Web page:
Posted in Miscellaneous, tagged An American in Paris, Duke Ellington, Gary Kelley, George Gershwin, George S. Kaufman, IMDB, Ira Gershwin, Jason Weinberger, Kelley's Blues, Manhattan, Morrie Ryskind, Porgy and Bess., Waterloo-Cedar Falls Symphony on February 8, 2010 |
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“Life is a lot like jazz. It’s best when you improvise.”
So I was looking for an excuse to show some pictures of the recent multi-media project I worked on that debuted Saturday night and I landed on Gershwin. The concert called “Kelley’s Blues” featured the artwork of Gary Kelley and the music of Duke Ellington and George Gershwin performed by the Waterloo-Cedar Falls Symphony (and guest pianist Genadi Zagor) under the direction of Jason Weinberger.
As a composer Gershwin is perhaps best known for his Rhapsody in Blue, though much of his music has had a long life in Hollywood, beginning with a forgotten film called Delicious in 1931 to his music being used in an episode of The Simpsons in 2010. IMDB has Gershwin’s music being credited (or at least used if not credited) in more than 300 films and TV shows. Among the list are An American in Paris, Porgy and Bess, and Manhattan.
When Rhapsody in Blue was used in The King of Jazz (1930) he was paid $50,000. It’s well-known that at one time in the 1930s that baseball great Babe Ruth made more than President Hoover, but writer Walter Rimler (George Gershwin: An Intimate Portrait) has said that Gershwin made more than both of them combined. Gershwin’s loan Oscar nomination came in 1938 for the lyrics he wrote (with his brother, Ira) for the song They Can’t take that Away from Me used in the 1937 film Shall We Dance.
Outside of Hollywood he had his first hit in 1919 with the song Swanee, and La, La, Lucille was his first Broadway play. In 1932 he won the Pulitzer Prize for the musical Of Theee I Sing (on collaboration with George S. Kaufman, Morrie Ryskind and Ira Gershwin.) He had quite a run, especally when you consider he was only 38-years-old when he died.
Here are some photos I took of the artwork being created and at the rehearsal last Saturday.
Photos Copyright 2010 Scott W. Smith
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Posted in Miscellaneous, tagged Barnes & Noble Booksellers, CBS Records, Chase Jarvis, Duke Ellington, Gary Kelley, George Gershwin, Jason Weinberger, Kelley's Blues, Melody Parker, New Yorker Magazine, Newsweek, Peabody Conservatory, Rhapsody in Blue, Rolling Stone, Society of Illustrators Hall of Fame, Three Black Kings, Time, Waterloo-Cedar Falls Symphony Orchestra, William Grant Still, Yale on February 6, 2010 |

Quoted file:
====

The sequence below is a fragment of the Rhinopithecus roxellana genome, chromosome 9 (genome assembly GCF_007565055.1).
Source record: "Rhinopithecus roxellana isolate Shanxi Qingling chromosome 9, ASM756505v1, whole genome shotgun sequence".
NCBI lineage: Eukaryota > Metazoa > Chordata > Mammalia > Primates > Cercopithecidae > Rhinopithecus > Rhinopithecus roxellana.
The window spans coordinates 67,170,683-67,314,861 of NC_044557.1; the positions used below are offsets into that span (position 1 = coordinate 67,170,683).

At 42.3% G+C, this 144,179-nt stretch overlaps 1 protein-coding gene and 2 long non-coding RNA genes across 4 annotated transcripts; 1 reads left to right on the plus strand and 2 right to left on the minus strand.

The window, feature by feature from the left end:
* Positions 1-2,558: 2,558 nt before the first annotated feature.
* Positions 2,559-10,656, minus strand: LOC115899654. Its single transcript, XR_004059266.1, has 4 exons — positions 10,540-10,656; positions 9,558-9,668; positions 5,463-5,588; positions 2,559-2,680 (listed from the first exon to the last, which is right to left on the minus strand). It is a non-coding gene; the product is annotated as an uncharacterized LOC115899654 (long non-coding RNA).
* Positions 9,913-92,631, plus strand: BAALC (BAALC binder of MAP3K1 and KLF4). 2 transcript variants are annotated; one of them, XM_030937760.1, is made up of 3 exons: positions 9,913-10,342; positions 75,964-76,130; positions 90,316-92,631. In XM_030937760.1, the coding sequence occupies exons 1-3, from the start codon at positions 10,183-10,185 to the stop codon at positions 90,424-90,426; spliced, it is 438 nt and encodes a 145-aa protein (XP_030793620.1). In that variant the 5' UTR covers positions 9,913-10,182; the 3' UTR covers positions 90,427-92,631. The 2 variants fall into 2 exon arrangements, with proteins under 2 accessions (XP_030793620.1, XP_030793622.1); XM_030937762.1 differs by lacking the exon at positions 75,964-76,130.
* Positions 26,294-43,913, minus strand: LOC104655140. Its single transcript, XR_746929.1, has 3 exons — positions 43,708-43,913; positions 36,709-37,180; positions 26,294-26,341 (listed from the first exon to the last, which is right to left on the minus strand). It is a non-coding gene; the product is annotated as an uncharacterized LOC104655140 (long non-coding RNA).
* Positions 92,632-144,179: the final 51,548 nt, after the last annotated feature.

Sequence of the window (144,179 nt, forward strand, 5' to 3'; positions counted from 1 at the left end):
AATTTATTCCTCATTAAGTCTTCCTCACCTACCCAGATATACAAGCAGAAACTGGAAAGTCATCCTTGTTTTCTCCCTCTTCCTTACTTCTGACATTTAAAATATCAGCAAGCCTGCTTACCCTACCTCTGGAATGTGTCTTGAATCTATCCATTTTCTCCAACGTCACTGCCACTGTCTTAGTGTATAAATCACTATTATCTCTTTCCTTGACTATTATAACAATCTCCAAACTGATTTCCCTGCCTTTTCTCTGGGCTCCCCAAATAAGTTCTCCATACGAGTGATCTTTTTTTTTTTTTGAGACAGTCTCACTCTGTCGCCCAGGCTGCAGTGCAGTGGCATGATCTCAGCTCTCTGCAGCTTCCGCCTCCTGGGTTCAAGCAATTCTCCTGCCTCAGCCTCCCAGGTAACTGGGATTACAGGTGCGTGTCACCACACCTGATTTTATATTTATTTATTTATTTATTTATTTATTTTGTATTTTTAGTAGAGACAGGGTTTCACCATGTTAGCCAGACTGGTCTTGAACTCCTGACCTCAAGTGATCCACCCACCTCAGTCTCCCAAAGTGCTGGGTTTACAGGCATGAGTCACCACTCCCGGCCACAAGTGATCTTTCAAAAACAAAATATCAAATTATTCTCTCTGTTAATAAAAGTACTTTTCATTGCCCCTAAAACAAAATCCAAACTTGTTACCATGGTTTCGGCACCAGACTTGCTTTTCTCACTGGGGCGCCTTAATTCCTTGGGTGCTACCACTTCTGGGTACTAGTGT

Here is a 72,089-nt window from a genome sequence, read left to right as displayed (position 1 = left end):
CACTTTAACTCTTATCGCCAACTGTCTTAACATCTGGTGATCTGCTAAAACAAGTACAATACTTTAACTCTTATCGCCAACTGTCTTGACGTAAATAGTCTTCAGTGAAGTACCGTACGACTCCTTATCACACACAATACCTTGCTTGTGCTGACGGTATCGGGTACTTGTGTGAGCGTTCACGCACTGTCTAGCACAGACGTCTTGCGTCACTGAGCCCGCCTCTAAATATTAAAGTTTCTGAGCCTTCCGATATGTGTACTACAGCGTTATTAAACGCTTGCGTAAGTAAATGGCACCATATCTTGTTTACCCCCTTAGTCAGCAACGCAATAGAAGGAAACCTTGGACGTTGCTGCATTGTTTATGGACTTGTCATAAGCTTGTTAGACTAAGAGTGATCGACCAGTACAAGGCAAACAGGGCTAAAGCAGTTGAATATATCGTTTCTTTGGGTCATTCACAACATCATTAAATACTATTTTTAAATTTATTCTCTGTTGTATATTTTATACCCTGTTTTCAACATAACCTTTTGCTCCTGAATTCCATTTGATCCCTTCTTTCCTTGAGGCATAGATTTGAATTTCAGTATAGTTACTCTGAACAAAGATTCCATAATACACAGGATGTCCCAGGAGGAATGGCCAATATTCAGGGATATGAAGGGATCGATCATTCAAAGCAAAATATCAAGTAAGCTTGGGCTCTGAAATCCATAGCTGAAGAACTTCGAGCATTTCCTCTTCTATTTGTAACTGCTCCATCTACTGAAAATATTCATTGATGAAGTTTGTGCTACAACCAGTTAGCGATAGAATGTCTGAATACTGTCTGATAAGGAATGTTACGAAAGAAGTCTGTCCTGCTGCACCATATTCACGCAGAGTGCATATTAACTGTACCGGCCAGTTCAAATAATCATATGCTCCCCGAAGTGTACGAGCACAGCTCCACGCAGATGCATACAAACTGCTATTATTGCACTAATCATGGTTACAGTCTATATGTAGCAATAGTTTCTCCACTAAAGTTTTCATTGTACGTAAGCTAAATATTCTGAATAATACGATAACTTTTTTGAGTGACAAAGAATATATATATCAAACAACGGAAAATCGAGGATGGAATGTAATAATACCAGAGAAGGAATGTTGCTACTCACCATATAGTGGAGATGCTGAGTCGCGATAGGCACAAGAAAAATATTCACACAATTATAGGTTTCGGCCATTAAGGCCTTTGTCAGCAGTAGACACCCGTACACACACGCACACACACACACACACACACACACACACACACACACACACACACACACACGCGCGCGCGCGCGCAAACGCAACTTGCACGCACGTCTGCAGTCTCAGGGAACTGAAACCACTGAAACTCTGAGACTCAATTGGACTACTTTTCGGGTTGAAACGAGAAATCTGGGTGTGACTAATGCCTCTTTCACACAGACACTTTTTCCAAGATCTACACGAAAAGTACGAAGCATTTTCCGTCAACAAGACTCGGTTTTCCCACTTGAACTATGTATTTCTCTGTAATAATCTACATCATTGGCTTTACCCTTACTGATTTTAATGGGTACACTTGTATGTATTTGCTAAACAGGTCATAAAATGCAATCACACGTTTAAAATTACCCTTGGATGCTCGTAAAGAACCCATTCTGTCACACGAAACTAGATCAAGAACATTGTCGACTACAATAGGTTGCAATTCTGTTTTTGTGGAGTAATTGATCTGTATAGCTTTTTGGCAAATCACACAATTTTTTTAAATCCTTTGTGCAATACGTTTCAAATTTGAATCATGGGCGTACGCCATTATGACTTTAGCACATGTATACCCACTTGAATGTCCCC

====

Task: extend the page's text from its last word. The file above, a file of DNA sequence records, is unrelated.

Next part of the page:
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Tonight the Waterloo-Cedar Falls Symphony Orchestra will perform a concert called “Kelley’s Blue” that I had the opportunity to work on. Part of the concert will be a 40 minute section featuring the music of Duke Ellington’s “Three Black Kings” and George Gershwin’s “Rhapsody in Blue” and visuals by artist Gary Kelley.
Whether it’s opportunities like this or writing this blog, I am reminded of the Tom Peter’s quote that helped change my mindset when I moved to Iowa back in ’03–“Sometimes it’s best to go where the hotspots aren’t.”
Keep that in mind wherever find yourself in this world.
Over the last couple decades Kelley’s clients have included New Yorker Magazine, Rolling Stone, Time, Newsweek, CBS Records and the large murals seen at Barnes & Noble Booksellers. In 2007, Kelley was inducted into the Society of Illustrators Hall of Fame. My role in this concert came in the shooting and editing of 50 pieces of Kelley’s artwork that will be shown on a large screen for between 1,200 and 1,500 people.
Photographer Chase Jarvis has said something to the effect that right now within 10 feet of you there are 100 great photos that can be taken. I think the wherever you live there are not only stories to be told, but opportunities to use your creativity in ways you ‘ve never dreamed of.
If you have really big dreams about really big mountains that’s great—but keep in mind that mountain climbers start with small climbs. As the saying goes, “Do what you can, where you are, with what you have.” Then build on what you’ve done.
By the way, this won’t be your standard symphony concert tonight as conductor Jason Weinberger ( a Santa Monica native who came to Cedar Falls via Yale & Peabody Conservatory) will also be “incorporating music from William Grant Still and J Dilla (James Yancy), a Grammy-nominated record producer and one of the music industry’s most influential hip-hop artists.”
WCF Courier article on concert by Melody Parker.
Scott W. Smith
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